8 Ways To Fit In at a New Church

Moving to a new church can be a scary, uncomfortable process. There are many reasons you might be facing a switch, whether you’re attending church for the first time, finding a church in a new city, or leaving a place that doesn’t honor God the way it should. It doesn’t necessarily make a difference if the new church is big or small, traditional or contemporary—it’s normal to feel a little out of place at first.

Are you looking for steps to make your transition smoother? If you move outside your comfort zone and invest in getting involved, you can avoid some of those lonely feelings and fit into the congregation in no time.

Here are eight ways you can quickly fit in at your new church:

Visit the new church regularly, even when you don’t feel like it

How: Choose not to make excuses. Decide now that you’re going to show up every week, no matter what your mood is.

Why: Showing up is the best way to make connections and form a routine. If you don’t make the new church a regular part of your life, it’s never going to feel like a regular part of your life. If you go every week, whether you feel like it or not, you’ll get adjusted much more quickly.

Talk to the people you know

How: When you see people you know at church, approach them. Whether it’s the friend who first invited you or the greeter you met this morning, go say hello. Take the initiative to find out how they’re doing.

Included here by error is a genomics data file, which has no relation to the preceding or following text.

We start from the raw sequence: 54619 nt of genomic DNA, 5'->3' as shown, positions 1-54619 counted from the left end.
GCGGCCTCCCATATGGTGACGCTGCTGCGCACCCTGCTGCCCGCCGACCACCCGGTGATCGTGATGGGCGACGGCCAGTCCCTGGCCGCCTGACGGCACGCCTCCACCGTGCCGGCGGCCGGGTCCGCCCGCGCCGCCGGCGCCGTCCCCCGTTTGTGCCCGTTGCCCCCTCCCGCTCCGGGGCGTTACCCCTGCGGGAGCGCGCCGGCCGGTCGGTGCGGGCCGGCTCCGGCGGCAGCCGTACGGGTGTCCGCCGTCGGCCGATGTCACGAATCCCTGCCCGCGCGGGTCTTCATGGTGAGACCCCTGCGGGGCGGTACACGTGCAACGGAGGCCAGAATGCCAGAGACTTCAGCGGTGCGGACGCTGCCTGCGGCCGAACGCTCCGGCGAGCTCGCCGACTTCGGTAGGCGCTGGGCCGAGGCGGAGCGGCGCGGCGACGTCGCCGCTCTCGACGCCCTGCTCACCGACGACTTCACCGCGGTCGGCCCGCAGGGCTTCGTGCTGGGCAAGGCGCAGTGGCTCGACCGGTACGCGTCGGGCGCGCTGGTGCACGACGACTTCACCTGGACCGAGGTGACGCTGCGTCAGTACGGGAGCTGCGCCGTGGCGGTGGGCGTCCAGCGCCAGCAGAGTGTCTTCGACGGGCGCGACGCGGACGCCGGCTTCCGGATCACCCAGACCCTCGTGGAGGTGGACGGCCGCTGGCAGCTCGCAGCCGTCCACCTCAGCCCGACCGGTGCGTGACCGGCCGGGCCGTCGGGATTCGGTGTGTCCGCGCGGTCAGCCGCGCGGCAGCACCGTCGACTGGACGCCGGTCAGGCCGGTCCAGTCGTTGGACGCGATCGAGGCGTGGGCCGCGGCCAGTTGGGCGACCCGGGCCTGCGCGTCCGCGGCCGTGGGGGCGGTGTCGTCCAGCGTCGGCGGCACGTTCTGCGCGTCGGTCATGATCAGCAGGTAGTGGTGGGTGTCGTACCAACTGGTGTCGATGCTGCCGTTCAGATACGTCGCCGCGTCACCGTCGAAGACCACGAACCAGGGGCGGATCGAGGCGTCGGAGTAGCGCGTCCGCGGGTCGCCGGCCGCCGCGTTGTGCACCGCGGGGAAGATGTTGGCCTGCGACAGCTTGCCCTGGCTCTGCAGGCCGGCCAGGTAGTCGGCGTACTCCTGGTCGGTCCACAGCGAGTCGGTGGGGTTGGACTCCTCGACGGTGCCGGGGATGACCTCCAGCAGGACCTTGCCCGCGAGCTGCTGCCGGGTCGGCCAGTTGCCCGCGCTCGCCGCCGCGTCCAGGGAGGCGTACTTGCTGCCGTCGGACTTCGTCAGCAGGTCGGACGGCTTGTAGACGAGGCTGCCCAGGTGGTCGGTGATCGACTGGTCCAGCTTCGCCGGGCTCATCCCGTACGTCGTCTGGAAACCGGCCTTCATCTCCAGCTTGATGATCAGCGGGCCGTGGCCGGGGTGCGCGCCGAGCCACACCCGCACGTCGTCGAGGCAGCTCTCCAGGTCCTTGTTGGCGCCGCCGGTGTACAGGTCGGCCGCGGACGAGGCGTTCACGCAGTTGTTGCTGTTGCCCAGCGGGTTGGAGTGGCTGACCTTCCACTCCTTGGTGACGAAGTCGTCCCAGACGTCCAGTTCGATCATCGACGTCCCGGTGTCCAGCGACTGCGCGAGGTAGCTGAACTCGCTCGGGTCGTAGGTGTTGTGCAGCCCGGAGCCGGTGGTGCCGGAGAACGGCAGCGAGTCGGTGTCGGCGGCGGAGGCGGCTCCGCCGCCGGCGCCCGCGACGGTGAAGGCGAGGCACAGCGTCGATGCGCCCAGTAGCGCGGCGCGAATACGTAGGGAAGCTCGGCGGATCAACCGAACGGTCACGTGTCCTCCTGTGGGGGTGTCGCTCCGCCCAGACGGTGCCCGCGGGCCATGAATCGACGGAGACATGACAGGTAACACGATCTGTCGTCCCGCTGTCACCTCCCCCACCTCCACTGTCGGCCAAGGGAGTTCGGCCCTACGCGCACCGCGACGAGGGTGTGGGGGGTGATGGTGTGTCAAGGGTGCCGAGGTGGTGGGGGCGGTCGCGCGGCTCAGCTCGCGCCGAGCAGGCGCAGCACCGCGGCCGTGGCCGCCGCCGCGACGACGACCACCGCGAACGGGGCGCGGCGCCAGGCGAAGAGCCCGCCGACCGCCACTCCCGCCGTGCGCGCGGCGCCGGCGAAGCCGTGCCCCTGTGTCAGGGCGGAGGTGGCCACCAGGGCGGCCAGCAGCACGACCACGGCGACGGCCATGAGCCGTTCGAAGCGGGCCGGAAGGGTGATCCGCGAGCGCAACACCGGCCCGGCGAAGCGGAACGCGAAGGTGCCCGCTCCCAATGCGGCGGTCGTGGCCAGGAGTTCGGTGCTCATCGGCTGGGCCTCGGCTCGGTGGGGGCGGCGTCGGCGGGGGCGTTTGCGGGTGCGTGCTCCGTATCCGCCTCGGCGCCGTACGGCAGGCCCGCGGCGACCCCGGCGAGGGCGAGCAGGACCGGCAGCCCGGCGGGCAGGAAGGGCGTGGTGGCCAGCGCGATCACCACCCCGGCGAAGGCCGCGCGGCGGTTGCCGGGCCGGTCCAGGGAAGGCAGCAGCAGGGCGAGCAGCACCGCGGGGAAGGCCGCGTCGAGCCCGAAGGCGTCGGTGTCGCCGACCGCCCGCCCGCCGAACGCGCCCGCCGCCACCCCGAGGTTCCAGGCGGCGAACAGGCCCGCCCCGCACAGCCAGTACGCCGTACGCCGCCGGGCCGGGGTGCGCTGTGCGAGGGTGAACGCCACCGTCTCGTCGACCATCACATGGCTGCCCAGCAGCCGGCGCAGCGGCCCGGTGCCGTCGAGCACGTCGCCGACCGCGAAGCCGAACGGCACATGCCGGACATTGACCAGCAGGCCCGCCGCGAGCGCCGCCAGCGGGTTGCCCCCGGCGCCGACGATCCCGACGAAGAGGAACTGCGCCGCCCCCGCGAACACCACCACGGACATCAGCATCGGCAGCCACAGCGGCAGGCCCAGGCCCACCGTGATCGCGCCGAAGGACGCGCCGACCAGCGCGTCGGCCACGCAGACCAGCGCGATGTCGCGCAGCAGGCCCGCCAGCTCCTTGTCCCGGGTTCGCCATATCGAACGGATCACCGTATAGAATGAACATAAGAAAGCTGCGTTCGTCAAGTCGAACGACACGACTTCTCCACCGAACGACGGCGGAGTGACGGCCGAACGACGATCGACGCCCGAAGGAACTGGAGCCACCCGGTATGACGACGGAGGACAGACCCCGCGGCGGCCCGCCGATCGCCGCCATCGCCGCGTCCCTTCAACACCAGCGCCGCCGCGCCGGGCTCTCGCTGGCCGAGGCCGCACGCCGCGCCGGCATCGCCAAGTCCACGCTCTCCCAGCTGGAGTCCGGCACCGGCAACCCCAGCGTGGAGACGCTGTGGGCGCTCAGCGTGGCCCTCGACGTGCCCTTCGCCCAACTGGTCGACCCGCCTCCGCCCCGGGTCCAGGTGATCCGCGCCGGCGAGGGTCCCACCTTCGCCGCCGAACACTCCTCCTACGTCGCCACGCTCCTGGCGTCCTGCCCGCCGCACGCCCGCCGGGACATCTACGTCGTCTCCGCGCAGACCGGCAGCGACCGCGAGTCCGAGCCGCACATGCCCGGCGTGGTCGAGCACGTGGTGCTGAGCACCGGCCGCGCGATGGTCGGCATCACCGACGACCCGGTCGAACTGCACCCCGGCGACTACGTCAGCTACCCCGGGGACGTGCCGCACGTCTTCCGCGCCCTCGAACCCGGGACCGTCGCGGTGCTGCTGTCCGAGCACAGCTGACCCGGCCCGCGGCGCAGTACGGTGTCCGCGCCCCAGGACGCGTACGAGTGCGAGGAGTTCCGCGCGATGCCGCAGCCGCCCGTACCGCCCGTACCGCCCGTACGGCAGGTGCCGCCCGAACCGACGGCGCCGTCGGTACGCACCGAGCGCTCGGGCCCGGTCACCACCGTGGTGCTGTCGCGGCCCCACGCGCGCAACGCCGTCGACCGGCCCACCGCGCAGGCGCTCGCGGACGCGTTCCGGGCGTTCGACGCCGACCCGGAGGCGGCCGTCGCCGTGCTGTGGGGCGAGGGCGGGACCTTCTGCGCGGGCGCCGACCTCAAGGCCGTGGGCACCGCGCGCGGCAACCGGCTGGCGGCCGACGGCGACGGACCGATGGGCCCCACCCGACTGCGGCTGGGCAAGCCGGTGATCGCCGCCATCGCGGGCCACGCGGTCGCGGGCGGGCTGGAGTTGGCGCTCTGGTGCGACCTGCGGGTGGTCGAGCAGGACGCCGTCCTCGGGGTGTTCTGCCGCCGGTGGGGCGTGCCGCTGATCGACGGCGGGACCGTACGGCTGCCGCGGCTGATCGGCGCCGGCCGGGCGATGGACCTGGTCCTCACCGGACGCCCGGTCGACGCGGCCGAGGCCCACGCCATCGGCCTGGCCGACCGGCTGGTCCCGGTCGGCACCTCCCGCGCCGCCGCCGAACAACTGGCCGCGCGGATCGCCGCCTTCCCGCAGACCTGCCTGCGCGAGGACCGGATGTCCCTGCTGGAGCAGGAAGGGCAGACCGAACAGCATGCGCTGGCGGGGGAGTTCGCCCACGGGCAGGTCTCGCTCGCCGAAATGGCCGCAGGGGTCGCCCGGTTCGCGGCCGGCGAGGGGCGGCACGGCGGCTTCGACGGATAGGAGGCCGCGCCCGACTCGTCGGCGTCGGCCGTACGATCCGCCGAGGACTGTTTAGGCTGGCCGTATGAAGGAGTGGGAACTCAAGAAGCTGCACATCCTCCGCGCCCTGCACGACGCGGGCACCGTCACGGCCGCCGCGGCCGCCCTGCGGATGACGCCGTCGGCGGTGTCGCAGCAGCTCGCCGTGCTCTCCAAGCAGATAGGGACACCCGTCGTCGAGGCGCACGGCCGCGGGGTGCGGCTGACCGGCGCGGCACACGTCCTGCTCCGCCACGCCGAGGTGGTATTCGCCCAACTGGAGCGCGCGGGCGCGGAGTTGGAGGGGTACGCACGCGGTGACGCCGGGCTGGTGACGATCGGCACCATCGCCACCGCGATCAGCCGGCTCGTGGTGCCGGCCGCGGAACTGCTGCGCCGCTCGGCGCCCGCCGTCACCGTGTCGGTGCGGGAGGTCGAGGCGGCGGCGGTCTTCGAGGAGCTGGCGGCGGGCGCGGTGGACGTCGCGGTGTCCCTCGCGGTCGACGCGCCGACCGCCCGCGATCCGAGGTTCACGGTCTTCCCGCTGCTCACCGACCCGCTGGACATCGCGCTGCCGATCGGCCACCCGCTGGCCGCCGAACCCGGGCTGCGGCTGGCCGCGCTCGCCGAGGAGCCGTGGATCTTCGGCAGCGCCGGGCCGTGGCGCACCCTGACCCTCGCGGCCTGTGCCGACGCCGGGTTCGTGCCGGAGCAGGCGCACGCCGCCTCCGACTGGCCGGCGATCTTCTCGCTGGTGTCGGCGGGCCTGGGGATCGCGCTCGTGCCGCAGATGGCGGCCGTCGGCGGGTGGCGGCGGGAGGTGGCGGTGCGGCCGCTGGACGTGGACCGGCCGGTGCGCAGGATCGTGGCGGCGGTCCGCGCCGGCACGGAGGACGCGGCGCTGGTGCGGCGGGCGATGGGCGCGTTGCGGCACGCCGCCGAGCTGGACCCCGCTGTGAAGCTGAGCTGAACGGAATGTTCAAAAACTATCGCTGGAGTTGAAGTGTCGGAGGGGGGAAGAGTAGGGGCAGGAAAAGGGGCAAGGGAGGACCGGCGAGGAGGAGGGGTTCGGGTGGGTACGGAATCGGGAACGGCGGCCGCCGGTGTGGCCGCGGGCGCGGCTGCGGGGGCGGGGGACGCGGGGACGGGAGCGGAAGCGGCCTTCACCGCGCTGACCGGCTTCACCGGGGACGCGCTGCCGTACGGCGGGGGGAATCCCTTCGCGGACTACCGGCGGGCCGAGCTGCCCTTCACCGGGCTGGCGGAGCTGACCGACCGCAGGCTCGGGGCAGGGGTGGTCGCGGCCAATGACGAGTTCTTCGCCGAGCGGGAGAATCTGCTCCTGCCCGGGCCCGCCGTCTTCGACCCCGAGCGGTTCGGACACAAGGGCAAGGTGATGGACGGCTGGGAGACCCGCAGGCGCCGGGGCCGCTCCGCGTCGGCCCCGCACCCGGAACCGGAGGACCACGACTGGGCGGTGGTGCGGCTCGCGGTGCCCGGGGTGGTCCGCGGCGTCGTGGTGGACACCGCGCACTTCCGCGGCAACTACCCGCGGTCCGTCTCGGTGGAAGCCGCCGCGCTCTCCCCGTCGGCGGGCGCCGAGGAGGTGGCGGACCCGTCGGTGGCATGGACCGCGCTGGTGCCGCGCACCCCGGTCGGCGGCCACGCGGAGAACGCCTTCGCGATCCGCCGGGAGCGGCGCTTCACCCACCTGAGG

Why: Fitting in and making connections goes faster when there’s effort on your part. You might still feel out of place at first, but that’s not how others see you! People are happy when you think of them, and it lets you deepen relationships more quickly. You’ll also likely find that other people are truly happy to have you there.

Talk to the people you don’t know

How: Introduce yourself to the person sitting next to you during the service or strike up a conversation over coffee.

Why: Don’t just assume that the person next to you isn’t interested in meeting you. They might be another new attendee who would welcome the connection. They could also be a long-time church member who would love to get to know you but is insecure in what they have to offer. Being new at a church doesn’t mean you can’t be the one to reach out!

Get involved in a smaller group

How: Find a Sunday school class, Bible study, or small group, and get plugged in.

Why: Getting involved in a smaller group lets you have a voice and be a part of a closer community. If your new church is a bigger church, the size can be intimidating; it’s always easier to start small. Smaller groups also often provide the opportunity to dig deeper into God’s Word.

Talk to the leadership at this new church

How: Approach the pastor or other leaders in between services to introduce yourself.

Why: Pastors, elders, and other church leaders really do want to get to know the people they’re serving. Introducing yourself helps them put your name and face together and gives you the chance to ask questions, set up a time to chat and get a feel for their ministry and vision.

Participate in events

How: When there are special gatherings, meals, or parties, attend them.